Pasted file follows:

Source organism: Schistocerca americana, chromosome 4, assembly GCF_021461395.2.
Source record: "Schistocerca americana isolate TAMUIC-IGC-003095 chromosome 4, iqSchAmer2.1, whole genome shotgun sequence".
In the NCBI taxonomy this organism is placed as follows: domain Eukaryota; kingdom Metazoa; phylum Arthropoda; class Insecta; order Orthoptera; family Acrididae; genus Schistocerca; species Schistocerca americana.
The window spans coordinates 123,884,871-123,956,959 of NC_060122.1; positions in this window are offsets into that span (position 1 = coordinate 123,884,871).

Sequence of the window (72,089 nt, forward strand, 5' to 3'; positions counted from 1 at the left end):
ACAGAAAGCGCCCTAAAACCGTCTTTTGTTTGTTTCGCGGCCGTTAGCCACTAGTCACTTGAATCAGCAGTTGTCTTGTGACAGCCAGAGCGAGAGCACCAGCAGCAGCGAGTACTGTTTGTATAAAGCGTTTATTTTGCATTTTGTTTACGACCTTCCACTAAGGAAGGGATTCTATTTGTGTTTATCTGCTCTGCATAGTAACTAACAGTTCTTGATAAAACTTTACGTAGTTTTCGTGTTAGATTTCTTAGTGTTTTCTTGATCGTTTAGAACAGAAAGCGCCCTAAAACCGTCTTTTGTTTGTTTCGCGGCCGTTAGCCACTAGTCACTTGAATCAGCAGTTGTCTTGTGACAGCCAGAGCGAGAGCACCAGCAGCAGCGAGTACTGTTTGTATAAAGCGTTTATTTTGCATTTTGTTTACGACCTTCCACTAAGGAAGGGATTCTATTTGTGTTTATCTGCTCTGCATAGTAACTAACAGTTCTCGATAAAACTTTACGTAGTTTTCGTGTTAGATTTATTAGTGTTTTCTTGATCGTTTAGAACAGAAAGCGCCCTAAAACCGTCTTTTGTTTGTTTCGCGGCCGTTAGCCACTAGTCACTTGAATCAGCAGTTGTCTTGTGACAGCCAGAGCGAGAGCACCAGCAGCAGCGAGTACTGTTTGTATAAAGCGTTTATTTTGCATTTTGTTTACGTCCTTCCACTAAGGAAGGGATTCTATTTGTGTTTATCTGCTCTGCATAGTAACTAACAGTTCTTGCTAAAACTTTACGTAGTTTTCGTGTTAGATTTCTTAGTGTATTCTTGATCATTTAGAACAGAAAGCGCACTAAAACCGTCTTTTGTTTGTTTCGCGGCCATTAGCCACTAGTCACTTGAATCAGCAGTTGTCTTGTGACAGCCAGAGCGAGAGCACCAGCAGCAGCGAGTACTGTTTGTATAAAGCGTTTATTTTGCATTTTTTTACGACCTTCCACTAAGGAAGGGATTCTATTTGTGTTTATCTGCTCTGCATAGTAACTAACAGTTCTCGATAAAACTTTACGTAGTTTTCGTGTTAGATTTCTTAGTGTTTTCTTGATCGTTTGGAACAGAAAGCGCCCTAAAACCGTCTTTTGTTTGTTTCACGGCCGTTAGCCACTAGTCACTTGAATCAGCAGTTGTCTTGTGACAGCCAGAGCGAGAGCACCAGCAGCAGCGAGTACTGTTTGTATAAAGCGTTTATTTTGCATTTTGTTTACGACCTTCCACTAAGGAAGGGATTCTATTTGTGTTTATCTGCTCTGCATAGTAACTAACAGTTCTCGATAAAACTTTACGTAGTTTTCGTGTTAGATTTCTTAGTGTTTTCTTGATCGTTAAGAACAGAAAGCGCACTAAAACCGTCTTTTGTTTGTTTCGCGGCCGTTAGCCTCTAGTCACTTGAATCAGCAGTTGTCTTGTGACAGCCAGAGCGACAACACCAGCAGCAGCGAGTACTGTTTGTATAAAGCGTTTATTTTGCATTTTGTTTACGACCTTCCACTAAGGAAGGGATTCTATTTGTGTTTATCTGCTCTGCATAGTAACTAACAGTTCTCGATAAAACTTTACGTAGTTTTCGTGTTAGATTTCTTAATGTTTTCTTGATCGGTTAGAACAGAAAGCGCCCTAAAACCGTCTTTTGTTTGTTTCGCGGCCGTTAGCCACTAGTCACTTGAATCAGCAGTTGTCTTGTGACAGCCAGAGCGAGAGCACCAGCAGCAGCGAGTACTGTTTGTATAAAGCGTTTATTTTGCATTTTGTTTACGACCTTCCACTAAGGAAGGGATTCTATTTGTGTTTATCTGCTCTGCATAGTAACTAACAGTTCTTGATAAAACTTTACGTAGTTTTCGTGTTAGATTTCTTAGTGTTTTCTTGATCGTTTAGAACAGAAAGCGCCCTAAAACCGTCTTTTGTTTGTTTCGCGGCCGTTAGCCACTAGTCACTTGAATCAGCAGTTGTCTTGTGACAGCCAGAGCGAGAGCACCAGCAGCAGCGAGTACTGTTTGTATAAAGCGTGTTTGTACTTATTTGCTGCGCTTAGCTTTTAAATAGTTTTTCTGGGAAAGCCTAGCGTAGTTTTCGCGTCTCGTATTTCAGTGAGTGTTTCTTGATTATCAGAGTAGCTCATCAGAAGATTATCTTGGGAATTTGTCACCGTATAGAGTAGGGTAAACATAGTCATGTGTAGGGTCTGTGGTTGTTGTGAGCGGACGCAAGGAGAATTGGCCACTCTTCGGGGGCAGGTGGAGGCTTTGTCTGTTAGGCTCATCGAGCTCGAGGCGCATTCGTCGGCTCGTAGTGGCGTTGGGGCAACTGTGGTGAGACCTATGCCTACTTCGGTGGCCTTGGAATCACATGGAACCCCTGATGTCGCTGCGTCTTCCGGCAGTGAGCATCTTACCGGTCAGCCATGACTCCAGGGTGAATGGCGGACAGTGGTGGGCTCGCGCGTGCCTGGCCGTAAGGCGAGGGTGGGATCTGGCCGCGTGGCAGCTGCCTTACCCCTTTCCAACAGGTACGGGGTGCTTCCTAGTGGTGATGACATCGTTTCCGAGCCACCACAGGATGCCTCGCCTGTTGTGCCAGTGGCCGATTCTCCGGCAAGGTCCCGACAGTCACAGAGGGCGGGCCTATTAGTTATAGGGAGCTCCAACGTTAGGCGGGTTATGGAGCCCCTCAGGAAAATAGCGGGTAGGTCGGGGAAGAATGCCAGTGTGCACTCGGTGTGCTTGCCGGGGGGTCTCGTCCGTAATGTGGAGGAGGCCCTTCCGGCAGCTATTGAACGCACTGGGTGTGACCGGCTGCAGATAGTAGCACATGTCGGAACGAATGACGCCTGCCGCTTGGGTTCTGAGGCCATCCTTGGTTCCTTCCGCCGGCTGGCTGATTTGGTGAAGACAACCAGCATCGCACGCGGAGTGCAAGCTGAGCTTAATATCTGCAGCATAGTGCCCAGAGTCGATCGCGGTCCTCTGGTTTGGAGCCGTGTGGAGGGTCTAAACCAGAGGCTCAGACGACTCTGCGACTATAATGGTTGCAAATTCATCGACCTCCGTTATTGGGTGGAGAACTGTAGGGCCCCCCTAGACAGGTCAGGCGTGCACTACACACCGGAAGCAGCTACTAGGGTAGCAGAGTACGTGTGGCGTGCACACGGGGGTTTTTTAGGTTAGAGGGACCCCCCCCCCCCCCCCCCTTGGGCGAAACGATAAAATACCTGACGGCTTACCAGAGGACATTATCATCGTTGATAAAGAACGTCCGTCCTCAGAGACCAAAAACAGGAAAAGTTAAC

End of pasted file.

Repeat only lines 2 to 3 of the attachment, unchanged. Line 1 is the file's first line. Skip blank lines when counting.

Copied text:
Source record: "Schistocerca americana isolate TAMUIC-IGC-003095 chromosome 4, iqSchAmer2.1, whole genome shotgun sequence".
In the NCBI taxonomy this organism is placed as follows: domain Eukaryota; kingdom Metazoa; phylum Arthropoda; class Insecta; order Orthoptera; family Acrididae; genus Schistocerca; species Schistocerca americana.